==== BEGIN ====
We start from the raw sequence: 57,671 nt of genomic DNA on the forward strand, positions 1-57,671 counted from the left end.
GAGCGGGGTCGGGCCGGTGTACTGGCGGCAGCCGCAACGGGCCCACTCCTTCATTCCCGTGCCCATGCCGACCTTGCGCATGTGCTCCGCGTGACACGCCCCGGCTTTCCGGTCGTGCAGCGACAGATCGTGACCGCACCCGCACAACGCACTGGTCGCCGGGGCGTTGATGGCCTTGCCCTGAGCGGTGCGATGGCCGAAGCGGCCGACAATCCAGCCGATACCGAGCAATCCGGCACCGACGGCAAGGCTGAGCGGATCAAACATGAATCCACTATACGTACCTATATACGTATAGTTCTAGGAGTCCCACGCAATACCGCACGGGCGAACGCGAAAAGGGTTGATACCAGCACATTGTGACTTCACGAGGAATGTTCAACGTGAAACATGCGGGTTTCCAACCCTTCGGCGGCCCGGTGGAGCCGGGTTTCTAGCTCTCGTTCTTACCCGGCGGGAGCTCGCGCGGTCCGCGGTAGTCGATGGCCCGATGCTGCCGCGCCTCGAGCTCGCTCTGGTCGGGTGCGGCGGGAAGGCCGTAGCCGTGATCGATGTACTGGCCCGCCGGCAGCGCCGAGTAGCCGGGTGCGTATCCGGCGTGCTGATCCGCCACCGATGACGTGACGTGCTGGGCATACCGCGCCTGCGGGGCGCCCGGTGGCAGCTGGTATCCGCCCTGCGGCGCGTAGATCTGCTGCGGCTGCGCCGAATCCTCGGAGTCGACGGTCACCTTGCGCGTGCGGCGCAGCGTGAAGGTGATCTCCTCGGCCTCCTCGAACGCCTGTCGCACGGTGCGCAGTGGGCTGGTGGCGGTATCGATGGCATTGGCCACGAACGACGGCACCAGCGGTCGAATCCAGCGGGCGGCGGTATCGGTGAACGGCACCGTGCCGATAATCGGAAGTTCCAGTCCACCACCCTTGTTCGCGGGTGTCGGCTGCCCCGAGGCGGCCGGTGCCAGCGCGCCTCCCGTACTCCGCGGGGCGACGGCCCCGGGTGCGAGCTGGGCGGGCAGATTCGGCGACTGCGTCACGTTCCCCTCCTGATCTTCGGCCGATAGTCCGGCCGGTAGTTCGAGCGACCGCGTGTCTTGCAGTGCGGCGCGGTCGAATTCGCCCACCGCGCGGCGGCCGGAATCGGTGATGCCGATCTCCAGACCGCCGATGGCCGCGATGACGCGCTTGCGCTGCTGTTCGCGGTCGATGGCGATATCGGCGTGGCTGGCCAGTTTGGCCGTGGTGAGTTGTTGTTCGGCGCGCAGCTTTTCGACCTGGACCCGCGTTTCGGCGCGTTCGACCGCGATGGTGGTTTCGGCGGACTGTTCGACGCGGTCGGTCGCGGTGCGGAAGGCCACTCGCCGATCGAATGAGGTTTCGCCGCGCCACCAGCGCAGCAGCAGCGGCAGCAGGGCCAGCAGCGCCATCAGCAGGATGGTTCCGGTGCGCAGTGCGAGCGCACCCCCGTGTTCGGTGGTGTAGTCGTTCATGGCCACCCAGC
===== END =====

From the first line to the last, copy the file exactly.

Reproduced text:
We start from the raw sequence: 57,671 nt of genomic DNA on the forward strand, positions 1-57,671 counted from the left end.
GAGCGGGGTCGGGCCGGTGTACTGGCGGCAGCCGCAACGGGCCCACTCCTTCATTCCCGTGCCCATGCCGACCTTGCGCATGTGCTCCGCGTGACACGCCCCGGCTTTCCGGTCGTGCAGCGACAGATCGTGACCGCACCCGCACAACGCACTGGTCGCCGGGGCGTTGATGGCCTTGCCCTGAGCGGTGCGATGGCCGAAGCGGCCGACAATCCAGCCGATACCGAGCAATCCGGCACCGACGGCAAGGCTGAGCGGATCAAACATGAATCCACTATACGTACCTATATACGTATAGTTCTAGGAGTCCCACGCAATACCGCACGGGCGAACGCGAAAAGGGTTGATACCAGCACATTGTGACTTCACGAGGAATGTTCAACGTGAAACATGCGGGTTTCCAACCCTTCGGCGGCCCGGTGGAGCCGGGTTTCTAGCTCTCGTTCTTACCCGGCGGGAGCTCGCGCGGTCCGCGGTAGTCGATGGCCCGATGCTGCCGCGCCTCGAGCTCGCTCTGGTCGGGTGCGGCGGGAAGGCCGTAGCCGTGATCGATGTACTGGCCCGCCGGCAGCGCCGAGTAGCCGGGTGCGTATCCGGCGTGCTGATCCGCCACCGATGACGTGACGTGCTGGGCATACCGCGCCTGCGGGGCGCCCGGTGGCAGCTGGTATCCGCCCTGCGGCGCGTAGATCTGCTGCGGCTGCGCCGAATCCTCGGAGTCGACGGTCACCTTGCGCGTGCGGCGCAGCGTGAAGGTGATCTCCTCGGCCTCCTCGAACGCCTGTCGCACGGTGCGCAGTGGGCTGGTGGCGGTATCGATGGCATTGGCCACGAACGACGGCACCAGCGGTCGAATCCAGCGGGCGGCGGTATCGGTGAACGGCACCGTGCCGATAATCGGAAGTTCCAGTCCACCACCCTTGTTCGCGGGTGTCGGCTGCCCCGAGGCGGCCGGTGCCAGCGCGCCTCCCGTACTCCGCGGGGCGACGGCCCCGGGTGCGAGCTGGGCGGGCAGATTCGGCGACTGCGTCACGTTCCCCTCCTGATCTTCGGCCGATAGTCCGGCCGGTAGTTCGAGCGACCGCGTGTCTTGCAGTGCGGCGCGGTCGAATTCGCCCACCGCGCGGCGGCCGGAATCGGTGATGCCGATCTCCAGACCGCCGATGGCCGCGATGACGCGCTTGCGCTGCTGTTCGCGGTCGATGGCGATATCGGCGTGGCTGGCCAGTTTGGCCGTGGTGAGTTGTTGTTCGGCGCGCAGCTTTTCGACCTGGACCCGCGTTTCGGCGCGTTCGACCGCGATGGTGGTTTCGGCGGACTGTTCGACGCGGTCGGTCGCGGTGCGGAAGGCCACTCGCCGATCGAATGAGGTTTCGCCGCGCCACCAGCGCAGCAGCAGCGGCAGCAGGGCCAGCAGCGCCATCAGCAGGATGGTTCCGGTGCGCAGTGCGAGCGCACCCCCGTGTTCGGTGGTGTAGTCGTTCATGGCCACCCAGC